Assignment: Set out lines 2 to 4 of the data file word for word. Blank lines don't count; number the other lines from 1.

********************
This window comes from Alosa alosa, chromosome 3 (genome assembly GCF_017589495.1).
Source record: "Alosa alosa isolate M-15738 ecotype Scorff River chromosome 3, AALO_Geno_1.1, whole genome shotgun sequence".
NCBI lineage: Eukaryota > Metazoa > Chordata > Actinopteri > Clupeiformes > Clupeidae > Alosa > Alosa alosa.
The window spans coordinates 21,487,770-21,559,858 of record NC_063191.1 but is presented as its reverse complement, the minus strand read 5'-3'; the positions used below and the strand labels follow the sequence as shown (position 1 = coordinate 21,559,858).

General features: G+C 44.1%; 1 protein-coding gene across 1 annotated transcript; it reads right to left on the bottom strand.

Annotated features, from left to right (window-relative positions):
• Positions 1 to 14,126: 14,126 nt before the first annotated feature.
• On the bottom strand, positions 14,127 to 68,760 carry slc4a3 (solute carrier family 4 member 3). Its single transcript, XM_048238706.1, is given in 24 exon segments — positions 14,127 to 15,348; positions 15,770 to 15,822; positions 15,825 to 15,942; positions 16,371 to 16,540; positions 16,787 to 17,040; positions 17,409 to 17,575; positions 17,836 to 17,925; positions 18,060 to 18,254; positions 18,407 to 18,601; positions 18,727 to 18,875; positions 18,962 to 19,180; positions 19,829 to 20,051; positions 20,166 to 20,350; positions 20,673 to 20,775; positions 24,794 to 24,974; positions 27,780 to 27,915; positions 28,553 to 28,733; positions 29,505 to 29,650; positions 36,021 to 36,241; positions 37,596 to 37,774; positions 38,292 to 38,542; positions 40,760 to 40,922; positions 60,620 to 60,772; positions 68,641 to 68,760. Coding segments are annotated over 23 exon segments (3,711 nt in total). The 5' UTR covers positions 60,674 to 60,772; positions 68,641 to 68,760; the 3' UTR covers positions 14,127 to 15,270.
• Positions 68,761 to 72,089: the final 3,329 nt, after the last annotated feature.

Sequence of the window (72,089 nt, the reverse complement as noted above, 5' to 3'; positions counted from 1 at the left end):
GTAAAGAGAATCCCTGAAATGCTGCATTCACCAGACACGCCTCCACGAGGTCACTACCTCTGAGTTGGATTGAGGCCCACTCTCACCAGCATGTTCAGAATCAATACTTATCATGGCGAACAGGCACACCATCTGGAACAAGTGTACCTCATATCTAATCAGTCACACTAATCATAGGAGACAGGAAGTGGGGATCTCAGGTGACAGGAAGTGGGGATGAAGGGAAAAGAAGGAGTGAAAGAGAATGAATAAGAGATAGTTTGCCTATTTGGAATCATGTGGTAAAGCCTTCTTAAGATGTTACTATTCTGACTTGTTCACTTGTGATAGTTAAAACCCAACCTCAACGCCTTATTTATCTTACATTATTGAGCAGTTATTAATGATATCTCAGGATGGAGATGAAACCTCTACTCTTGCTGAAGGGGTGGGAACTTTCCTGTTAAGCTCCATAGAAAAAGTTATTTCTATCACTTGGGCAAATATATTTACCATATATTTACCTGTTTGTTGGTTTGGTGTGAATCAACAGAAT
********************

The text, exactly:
Source record: "Alosa alosa isolate M-15738 ecotype Scorff River chromosome 3, AALO_Geno_1.1, whole genome shotgun sequence".
NCBI lineage: Eukaryota > Metazoa > Chordata > Actinopteri > Clupeiformes > Clupeidae > Alosa > Alosa alosa.
The window spans coordinates 21,487,770-21,559,858 of record NC_063191.1 but is presented as its reverse complement, the minus strand read 5'-3'; the positions used below and the strand labels follow the sequence as shown (position 1 = coordinate 21,559,858).